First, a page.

A postmodern masterpiece about fraud and forgery by one of the most venerated novelists of the last century.
The Recognitions is a sweeping depiction of a world in which everything that anyone recognizes as beautiful or true or good emerges as anything but: our world. The book is a masquerade, moving from New England to New York to Madrid, from the art world to the underworld, but it centers on the story of Wyatt Gwyon, son of a New England pastor, who forsakes religion to devote himself to painting, only to despair of his inspiration. In expiation, he will paint nothing but flawless copies of his revered old masters--copies, however, that find their way into the hands of a sinister financial wizard by the name of Recktall Brown, who of course sells them as the real thing. Gwyon's story is only one of many that fill the pages of a novel that is as monstrously populated as paintings of Hieronymus Bosch. Throughout, Gaddis's characters preen and scheme and party and toil, pursuing salvation through the debasement of desire.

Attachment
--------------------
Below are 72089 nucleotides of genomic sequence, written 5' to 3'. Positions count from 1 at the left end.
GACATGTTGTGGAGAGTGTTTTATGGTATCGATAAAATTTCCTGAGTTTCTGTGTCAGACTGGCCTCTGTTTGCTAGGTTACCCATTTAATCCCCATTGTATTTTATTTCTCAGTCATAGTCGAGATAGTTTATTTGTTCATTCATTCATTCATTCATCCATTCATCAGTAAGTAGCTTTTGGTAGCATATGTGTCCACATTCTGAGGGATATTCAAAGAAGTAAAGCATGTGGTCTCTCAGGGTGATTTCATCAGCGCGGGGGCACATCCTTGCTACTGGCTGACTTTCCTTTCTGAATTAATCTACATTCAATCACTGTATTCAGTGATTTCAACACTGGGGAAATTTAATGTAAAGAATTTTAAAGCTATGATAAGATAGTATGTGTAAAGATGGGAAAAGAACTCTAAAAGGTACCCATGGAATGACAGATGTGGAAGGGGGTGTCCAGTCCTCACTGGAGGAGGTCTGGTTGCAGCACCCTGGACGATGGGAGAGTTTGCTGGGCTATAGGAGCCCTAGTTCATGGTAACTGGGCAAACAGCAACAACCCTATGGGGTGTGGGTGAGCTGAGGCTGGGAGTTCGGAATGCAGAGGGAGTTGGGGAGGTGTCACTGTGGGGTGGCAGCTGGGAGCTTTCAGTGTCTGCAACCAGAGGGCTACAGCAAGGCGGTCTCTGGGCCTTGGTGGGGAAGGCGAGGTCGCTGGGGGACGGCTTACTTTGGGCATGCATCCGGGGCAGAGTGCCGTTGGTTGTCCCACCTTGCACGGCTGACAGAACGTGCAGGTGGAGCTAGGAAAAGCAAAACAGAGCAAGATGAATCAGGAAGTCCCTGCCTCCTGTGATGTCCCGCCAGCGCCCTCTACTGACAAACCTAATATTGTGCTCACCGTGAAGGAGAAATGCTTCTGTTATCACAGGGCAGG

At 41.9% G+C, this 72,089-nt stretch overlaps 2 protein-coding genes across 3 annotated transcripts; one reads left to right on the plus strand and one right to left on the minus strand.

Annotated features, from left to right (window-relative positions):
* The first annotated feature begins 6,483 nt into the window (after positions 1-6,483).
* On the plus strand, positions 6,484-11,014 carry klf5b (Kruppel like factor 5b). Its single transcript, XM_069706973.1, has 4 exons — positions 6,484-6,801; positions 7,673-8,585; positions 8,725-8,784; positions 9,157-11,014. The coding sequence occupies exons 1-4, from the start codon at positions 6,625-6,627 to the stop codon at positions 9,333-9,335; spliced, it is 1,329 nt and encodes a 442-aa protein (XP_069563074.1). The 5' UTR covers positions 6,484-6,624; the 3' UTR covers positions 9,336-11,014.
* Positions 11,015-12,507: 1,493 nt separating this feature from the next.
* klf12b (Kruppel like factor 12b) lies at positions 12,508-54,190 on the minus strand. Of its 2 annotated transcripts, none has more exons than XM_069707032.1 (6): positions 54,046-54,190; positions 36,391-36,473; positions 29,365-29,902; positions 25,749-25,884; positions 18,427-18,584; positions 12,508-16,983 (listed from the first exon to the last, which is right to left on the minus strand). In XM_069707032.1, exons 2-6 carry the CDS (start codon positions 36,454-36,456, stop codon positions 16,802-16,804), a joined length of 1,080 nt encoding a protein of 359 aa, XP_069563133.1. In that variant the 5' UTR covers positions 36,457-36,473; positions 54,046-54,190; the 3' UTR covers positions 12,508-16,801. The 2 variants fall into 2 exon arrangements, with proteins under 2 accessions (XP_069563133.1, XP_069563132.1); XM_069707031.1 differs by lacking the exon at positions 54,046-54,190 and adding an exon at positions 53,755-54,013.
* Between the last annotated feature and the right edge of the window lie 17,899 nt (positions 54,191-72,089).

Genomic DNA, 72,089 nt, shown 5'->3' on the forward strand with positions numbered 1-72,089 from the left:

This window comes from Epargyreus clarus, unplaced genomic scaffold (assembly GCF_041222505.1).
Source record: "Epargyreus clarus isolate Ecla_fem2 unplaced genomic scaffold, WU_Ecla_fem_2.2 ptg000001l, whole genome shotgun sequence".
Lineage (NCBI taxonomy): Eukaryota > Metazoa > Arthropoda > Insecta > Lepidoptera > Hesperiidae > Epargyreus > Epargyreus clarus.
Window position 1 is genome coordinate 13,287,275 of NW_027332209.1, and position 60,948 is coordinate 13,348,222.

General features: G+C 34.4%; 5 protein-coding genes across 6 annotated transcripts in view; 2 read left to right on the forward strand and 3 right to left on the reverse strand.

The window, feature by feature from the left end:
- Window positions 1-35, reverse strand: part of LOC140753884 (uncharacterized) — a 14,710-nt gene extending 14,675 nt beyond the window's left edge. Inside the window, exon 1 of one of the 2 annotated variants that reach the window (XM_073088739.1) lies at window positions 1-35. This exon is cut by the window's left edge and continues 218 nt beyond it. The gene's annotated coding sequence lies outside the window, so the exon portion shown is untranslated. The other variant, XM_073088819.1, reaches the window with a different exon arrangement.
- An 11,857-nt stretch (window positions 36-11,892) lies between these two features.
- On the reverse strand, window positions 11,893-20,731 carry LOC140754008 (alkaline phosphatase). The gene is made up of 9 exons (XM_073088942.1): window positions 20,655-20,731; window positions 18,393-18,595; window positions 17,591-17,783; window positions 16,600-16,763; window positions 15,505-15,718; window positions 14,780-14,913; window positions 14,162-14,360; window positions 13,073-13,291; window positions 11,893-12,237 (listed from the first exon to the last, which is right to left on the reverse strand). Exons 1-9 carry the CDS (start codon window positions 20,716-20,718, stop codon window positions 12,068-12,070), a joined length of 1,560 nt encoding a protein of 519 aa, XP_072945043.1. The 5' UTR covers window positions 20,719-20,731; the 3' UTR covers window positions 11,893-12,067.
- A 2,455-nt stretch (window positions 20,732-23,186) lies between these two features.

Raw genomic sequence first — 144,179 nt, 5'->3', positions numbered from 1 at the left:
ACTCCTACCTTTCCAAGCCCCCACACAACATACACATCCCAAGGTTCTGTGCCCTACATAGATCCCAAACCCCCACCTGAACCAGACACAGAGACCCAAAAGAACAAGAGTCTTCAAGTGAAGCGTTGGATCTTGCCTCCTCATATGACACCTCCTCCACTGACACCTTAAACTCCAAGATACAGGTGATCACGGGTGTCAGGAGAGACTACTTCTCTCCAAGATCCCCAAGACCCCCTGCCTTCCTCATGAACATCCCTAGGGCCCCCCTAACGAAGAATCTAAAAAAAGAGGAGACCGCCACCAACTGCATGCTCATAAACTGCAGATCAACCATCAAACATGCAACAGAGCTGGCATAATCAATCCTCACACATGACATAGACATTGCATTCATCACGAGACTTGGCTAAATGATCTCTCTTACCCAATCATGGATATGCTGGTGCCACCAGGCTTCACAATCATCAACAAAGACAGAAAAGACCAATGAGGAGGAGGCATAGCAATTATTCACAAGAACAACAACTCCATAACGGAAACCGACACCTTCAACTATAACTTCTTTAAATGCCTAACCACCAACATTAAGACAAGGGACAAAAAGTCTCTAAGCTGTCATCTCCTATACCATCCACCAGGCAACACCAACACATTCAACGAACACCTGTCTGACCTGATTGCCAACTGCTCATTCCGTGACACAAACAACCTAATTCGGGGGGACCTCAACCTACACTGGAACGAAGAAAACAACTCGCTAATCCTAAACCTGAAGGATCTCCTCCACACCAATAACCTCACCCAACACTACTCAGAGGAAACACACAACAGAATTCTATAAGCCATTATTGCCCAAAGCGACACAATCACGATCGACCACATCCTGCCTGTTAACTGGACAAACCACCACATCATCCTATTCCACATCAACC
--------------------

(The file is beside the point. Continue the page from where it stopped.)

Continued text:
Dismissed uncomprehendingly by the critics on publication in 1955 and ignored by the literary world for decades after, The Recognitions has gone on to establish itself as one of the great American novels, immensely ambitious and entirely unique, a book of freakish strangeness and outrageous comedy that is also profoundly serious and sad.